Review of the week: a good review for a bad route


Phillipa Norwood deals with an unexpected closure of the path between Rotherham and Sheffield and uses her review to warn others

Our weekly celebration of volunteers’ efforts usually picks up a feel-good review about a walk which went well. This week, we’re featuring a good example of how to review a route that isn’t suitable for the network. After all, if all reviews are positive ones, why write reviews at all? The goal of a Slow Ways walk (besides just enjoying it) is to review a route to say whether it is suitable for future walkers. Volunteers can also go a step further with a survey, which describes the level of accessibility of a route.

Around this time last year, Phillipa attempted to walk from Rotherham to Sheffield on Sherot one. The other reviews show that Mary (who has since completed 200 walks!) had also spotted that the path was closed, which is a shame as reviewers in 2021 had described the route as a five-star walk. Phillipa’s review stands out as an example of how to fairly describe a route which has problems and provides us with an alternative, the Five Weirs Walk, which Mary uploaded as Sherot three.

Sherot one
Philippa Norwood
13 July 2022

This review is applicable in July 2022. Started in Rotherham to head back to Sheffield from Rotherham Station, and we were aware that some of the route was shut, but expected clear signage to get back onto the canal route via main roads. Alas, whoever designed the signs did not actually make these clear. There were no clear indications of which direction to go, so we spent a long while even attempting to work out how to get back on the route. Rotherham Council have done an absolute disservice in how they have dealt with the closure of the path, which could have been sorted out by having clear signage of how to get back onto it. Until everything reopens again, this is not a route for a casual expected route as there is not enough guidance to let you know where you need to go. There is nothing on any signage about when the route will be re-opened.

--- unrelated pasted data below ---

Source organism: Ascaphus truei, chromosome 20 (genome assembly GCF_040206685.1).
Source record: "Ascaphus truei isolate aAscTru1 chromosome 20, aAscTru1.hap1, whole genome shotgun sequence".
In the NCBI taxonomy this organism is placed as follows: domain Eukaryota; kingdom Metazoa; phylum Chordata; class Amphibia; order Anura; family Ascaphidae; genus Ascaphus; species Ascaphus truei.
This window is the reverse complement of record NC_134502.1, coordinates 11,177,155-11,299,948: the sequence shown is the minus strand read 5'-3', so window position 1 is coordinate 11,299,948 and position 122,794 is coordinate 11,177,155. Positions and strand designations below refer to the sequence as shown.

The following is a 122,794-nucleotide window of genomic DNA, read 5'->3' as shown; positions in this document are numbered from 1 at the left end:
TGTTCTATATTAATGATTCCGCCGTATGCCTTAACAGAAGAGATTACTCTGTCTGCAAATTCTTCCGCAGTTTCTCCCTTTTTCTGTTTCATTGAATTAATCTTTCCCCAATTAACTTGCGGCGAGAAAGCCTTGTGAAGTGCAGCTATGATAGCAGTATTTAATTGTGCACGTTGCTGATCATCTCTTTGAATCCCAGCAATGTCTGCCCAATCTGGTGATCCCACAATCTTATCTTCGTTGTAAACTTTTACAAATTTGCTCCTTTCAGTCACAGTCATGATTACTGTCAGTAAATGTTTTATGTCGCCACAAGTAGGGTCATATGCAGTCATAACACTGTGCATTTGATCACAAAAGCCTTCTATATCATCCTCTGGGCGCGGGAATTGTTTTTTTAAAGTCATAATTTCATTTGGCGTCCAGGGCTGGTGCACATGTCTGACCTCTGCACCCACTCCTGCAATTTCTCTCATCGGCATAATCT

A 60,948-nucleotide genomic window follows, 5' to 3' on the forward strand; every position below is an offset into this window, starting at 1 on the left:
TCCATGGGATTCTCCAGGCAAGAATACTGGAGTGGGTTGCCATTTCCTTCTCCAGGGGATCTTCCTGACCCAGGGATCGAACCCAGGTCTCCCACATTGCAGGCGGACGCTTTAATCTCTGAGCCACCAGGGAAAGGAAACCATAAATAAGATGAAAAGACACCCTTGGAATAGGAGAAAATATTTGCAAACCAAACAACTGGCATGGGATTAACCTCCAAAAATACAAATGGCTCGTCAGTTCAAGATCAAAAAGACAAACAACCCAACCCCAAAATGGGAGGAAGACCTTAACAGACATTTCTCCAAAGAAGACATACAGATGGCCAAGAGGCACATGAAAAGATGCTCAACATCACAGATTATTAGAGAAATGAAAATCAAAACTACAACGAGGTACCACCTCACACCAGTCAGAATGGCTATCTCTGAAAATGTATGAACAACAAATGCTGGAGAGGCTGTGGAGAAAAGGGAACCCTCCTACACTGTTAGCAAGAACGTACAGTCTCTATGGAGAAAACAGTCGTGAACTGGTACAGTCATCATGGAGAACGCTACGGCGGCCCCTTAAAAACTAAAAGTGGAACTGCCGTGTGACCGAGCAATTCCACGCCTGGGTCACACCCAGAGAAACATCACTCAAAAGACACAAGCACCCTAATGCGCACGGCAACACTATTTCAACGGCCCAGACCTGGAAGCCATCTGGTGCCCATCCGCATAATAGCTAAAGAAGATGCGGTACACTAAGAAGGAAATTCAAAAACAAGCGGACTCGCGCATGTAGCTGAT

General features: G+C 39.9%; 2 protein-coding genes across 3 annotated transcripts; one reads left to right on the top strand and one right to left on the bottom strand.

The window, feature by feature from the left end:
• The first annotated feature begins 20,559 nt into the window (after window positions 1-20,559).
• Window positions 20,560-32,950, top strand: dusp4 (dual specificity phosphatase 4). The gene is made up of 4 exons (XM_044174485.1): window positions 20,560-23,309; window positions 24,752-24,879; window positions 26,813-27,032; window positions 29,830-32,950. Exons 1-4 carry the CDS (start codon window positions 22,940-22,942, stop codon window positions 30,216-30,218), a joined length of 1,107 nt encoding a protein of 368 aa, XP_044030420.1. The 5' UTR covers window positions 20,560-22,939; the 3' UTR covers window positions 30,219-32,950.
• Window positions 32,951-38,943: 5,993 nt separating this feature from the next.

In the end, we found ourselves back on Canal Path via Bessemer Way, which we took walked to Meadowhall. Afther this point, we moved over to the Five Weirs Walk as this was more familiar and got us back to Sheffield.

This route is not straightforward for the moment, while half the path is closed. I can imagine that this will be resolved once reopened, or signage much improved to support people to know how to get back to the route.

To recap; in 2021, several volunteers walked this path and reported it as a good route. In 2022, both Mary and Philippa reported it as closed and therefore unsuitable for use on the network. There hasn’t been a recent update, but according to the sign Mary pictured the path should be open again, so this could be a good opportunity for another walker to Waycheck the route for 2023!

For more of our favourite reviews from Slow Ways volunteers, click here. Want to help us grow the network of verified walking routes? Sign up to walk and review Slow Ways. You can also join our community on on InstagramTwitter and Facebook

Slow Ways
Slow Ways is an initiative to create a national network of walking routes connecting all of Great Britain’s towns and cities as well as thousands of villages. It’s designed to make it easier for people to imagine, plan and go on walking journeys, walking further and for more purposes.